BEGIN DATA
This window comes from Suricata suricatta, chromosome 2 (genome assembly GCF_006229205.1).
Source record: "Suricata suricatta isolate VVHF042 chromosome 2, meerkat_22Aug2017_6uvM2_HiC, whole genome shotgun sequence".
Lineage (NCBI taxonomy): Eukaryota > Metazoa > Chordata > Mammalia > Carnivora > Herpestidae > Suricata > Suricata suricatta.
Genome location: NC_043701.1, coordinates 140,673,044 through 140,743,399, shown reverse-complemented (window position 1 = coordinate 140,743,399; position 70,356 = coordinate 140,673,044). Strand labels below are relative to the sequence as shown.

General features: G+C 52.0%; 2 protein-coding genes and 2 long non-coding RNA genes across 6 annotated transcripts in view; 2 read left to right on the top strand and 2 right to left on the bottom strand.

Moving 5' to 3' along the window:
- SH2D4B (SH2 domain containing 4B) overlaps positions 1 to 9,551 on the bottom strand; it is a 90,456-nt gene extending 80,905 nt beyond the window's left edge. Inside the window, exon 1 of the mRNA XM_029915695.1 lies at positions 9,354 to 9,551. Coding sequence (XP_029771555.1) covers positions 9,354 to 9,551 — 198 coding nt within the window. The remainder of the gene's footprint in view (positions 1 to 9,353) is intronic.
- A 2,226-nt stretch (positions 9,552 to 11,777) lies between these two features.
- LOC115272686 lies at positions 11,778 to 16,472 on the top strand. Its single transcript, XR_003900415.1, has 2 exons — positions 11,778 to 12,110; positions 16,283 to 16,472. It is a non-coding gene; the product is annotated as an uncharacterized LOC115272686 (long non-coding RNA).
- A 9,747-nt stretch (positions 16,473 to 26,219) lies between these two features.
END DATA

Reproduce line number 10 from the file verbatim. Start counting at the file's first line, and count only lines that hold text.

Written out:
- A 9,747-nt stretch (positions 16,473 to 26,219) lies between these two features.